The Way of RFK

Searching for America's Heart: RFK and the Renewal of Hope, Peter Edelman. Houghton Mifflin, 272 pages, $26.00.

Peter Edelman views the last decades of twentieth-century American social policy through a unique lens. As an aide to New York Senator Robert F. Kennedy, then as policy director for Kennedy's 1968 presidential campaign, Edelman watched and participated in Kennedy's transformation into a powerful political warrior against poverty and injustice. Three decades later, he was serving Bill Clinton as assistant secretary of the Department of Health and Human Services (HHS) when Clinton signed the 1996 welfare reform legislation that cut many poor American families off at the knees. In signing the legislation, Clinton quoted Robert Kennedy: "Work is the meaning of what this country is all about. We need it as individuals. We need to sense it in our fellow citizens. And we need it as a society and as a people."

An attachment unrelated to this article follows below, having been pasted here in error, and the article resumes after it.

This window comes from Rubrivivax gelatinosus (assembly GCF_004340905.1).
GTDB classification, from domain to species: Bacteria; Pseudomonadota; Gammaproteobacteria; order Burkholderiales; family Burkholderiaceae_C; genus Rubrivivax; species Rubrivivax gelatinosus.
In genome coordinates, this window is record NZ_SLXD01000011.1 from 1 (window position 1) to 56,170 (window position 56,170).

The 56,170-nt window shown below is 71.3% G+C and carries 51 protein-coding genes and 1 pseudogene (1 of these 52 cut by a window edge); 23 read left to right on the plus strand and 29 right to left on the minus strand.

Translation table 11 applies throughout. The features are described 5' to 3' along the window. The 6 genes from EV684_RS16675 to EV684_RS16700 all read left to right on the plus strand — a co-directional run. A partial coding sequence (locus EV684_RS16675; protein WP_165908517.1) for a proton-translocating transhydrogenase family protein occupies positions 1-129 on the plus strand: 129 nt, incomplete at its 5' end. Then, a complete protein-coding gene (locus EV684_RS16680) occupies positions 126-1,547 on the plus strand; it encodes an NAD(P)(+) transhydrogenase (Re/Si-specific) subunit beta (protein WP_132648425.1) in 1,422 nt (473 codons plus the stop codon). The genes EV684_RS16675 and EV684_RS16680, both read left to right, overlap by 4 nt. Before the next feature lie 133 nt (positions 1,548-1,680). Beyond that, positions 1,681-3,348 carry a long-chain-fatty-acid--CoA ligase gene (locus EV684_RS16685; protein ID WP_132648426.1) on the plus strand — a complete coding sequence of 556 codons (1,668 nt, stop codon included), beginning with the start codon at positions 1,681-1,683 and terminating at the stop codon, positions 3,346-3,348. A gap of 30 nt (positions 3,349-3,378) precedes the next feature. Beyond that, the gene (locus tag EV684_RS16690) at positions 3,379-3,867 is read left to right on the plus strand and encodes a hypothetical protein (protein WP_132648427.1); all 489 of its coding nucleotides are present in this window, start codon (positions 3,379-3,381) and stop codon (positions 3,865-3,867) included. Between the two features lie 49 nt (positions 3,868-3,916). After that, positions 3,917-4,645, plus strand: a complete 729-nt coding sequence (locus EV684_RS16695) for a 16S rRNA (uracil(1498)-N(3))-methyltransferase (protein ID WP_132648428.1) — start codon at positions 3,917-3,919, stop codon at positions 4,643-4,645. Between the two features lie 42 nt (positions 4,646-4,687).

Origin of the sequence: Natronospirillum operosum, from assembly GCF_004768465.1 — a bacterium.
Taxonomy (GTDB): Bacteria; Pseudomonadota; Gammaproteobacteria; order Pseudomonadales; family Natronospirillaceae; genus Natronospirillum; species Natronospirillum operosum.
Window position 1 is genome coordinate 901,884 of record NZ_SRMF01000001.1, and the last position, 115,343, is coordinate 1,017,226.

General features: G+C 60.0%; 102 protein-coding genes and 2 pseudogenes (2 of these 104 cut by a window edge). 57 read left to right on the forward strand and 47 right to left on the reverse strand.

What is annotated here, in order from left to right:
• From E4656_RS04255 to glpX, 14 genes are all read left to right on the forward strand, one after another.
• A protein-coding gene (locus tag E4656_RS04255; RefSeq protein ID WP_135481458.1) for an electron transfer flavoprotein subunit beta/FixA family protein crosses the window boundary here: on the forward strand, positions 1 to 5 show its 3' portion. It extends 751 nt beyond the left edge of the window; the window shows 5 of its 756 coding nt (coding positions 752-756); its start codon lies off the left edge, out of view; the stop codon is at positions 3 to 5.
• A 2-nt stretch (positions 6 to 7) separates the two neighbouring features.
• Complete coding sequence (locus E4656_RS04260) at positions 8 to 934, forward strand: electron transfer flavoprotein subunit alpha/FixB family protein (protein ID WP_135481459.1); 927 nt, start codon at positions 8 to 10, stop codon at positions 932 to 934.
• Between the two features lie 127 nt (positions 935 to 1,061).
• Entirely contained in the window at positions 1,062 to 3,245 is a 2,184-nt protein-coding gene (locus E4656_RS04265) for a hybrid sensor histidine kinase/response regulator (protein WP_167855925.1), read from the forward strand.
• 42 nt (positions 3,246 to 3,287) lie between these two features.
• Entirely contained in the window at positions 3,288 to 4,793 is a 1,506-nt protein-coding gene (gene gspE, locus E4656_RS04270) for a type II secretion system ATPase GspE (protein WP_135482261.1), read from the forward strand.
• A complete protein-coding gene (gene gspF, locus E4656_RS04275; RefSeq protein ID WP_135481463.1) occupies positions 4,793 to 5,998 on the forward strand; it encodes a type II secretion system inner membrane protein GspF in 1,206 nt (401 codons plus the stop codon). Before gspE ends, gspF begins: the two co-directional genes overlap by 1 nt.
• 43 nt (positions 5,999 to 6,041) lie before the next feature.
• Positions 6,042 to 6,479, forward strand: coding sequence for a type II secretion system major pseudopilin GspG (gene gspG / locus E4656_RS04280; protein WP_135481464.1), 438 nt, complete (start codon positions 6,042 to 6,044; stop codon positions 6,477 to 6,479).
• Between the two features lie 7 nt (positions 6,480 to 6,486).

Edelman's loyalty to the administration ended with that stroke of Clinton's pen. He resigned soon after the signing, earning some brief measure of national attention. The fact that Clinton used the words of RFK as a benediction for an action undercutting 60 years of Democratic Party commitment to the poor became a burr under Edelman's saddle. He spent the next several years examining the impact welfare reform had on the poor and writing this book to set the record straight. Indeed, the first two-thirds of the book serves as the social policy equivalent of "I knew Bobby Kennedy. Bobby Kennedy was a friend of mine. You're no Bobby Kennedy."

There are, of course, similarities between Clinton and RFK. Both connected emotionally with large parts of the electorate. Both seemed to feel the pain of people who were marginalized during decades of relative prosperity. Both saw themselves as outsiders. Clinton was raised by a working-class mother under difficult circumstances. Kennedy, a son of privilege, is characterized by Evan Thomas in his recent biography (Robert Kennedy: His Life) as the runt of the family, the mama's boy in a family dominated by its patriarch, the self-doubting introvert in a family of overreaching extroverts. And maybe most important for the argument of the book, both Kennedy and Clinton were political leaders who voiced doubts about our system of welfare and extolled the value of work.